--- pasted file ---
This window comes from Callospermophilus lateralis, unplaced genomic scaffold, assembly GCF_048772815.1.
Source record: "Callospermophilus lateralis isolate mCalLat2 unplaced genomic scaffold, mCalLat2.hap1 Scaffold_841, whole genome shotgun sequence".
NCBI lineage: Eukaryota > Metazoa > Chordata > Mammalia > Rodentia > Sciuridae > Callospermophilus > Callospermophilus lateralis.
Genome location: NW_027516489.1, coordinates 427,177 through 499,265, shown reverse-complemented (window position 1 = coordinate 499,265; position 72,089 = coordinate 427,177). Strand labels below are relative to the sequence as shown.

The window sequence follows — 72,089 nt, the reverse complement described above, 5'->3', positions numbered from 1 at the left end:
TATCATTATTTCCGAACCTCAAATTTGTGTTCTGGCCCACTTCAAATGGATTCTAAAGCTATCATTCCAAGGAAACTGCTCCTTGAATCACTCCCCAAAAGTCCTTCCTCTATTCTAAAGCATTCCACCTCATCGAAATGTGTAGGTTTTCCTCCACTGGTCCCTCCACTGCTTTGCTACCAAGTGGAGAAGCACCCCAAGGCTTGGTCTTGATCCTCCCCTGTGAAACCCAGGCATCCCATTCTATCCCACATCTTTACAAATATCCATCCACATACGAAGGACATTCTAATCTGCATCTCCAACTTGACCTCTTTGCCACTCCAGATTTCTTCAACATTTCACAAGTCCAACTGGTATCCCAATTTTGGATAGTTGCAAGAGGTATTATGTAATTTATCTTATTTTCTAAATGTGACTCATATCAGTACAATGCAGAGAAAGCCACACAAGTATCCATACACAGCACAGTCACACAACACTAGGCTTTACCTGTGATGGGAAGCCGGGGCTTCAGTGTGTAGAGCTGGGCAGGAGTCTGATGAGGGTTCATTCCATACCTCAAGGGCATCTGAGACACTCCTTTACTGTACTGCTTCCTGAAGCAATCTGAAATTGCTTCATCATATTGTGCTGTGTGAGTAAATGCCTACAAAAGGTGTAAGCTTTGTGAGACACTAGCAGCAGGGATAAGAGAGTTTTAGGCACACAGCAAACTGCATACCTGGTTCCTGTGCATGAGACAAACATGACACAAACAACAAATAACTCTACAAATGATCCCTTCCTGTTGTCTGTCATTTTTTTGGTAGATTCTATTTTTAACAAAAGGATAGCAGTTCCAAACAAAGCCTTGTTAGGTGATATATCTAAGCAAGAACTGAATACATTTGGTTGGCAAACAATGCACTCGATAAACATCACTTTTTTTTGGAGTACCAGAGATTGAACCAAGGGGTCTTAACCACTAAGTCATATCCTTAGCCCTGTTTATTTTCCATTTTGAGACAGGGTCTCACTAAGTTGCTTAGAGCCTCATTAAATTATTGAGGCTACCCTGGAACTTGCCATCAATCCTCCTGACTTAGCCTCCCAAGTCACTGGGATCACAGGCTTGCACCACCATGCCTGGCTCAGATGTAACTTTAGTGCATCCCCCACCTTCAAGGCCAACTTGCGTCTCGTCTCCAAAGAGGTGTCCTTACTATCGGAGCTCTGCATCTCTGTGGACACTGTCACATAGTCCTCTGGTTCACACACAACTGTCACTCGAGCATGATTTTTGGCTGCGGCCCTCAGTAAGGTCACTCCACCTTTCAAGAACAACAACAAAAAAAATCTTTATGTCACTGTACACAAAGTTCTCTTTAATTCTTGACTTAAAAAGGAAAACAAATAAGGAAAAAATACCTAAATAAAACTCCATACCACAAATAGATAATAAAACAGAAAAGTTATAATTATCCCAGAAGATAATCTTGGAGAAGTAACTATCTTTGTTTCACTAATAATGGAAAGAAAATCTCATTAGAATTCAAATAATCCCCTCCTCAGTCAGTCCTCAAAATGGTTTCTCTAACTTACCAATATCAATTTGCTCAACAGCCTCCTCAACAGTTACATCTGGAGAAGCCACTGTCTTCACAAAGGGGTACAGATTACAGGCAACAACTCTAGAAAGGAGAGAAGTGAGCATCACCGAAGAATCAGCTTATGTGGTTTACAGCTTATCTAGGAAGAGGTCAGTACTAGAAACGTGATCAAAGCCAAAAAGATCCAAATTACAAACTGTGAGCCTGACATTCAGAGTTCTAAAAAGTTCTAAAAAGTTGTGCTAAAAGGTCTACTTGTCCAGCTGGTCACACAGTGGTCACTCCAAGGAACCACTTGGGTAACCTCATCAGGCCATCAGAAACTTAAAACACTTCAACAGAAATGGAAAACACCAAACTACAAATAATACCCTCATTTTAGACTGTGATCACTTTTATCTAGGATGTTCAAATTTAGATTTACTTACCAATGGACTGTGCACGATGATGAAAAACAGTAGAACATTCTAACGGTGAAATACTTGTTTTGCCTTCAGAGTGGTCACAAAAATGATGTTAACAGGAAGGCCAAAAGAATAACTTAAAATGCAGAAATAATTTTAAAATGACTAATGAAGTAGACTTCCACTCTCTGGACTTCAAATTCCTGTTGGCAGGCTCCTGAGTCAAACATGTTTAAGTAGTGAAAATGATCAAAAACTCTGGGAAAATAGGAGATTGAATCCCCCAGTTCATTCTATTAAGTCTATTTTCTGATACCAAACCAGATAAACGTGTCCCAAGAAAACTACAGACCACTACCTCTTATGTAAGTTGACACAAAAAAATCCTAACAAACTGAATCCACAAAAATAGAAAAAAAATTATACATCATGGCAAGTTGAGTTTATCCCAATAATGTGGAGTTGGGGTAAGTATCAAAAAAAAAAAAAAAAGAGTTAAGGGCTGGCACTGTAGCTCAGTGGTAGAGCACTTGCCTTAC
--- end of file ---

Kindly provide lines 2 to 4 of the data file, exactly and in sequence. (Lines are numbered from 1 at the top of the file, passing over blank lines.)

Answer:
Source record: "Callospermophilus lateralis isolate mCalLat2 unplaced genomic scaffold, mCalLat2.hap1 Scaffold_841, whole genome shotgun sequence".
NCBI lineage: Eukaryota > Metazoa > Chordata > Mammalia > Rodentia > Sciuridae > Callospermophilus > Callospermophilus lateralis.
Genome location: NW_027516489.1, coordinates 427,177 through 499,265, shown reverse-complemented (window position 1 = coordinate 499,265; position 72,089 = coordinate 427,177). Strand labels below are relative to the sequence as shown.